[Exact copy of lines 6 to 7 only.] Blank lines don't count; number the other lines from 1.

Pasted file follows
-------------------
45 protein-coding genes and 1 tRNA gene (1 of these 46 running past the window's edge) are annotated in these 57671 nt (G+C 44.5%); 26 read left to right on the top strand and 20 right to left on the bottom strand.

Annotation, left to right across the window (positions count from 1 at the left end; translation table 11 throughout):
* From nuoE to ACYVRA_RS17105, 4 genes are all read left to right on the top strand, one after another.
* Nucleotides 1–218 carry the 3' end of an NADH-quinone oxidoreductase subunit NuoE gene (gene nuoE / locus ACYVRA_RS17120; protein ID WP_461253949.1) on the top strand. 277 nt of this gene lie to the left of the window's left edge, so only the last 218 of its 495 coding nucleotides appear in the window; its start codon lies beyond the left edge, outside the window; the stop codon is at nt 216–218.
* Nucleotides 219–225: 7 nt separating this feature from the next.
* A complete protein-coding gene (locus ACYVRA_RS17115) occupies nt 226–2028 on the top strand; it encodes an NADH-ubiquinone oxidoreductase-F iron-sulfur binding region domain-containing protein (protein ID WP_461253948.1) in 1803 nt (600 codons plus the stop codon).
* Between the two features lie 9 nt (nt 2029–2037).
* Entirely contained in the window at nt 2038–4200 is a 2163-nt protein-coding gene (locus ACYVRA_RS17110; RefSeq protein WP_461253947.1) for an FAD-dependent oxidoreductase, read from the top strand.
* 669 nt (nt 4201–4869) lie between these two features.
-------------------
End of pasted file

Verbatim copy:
* A complete protein-coding gene (locus ACYVRA_RS17115) occupies nt 226–2028 on the top strand; it encodes an NADH-ubiquinone oxidoreductase-F iron-sulfur binding region domain-containing protein (protein ID WP_461253948.1) in 1803 nt (600 codons plus the stop codon).
* Between the two features lie 9 nt (nt 2029–2037).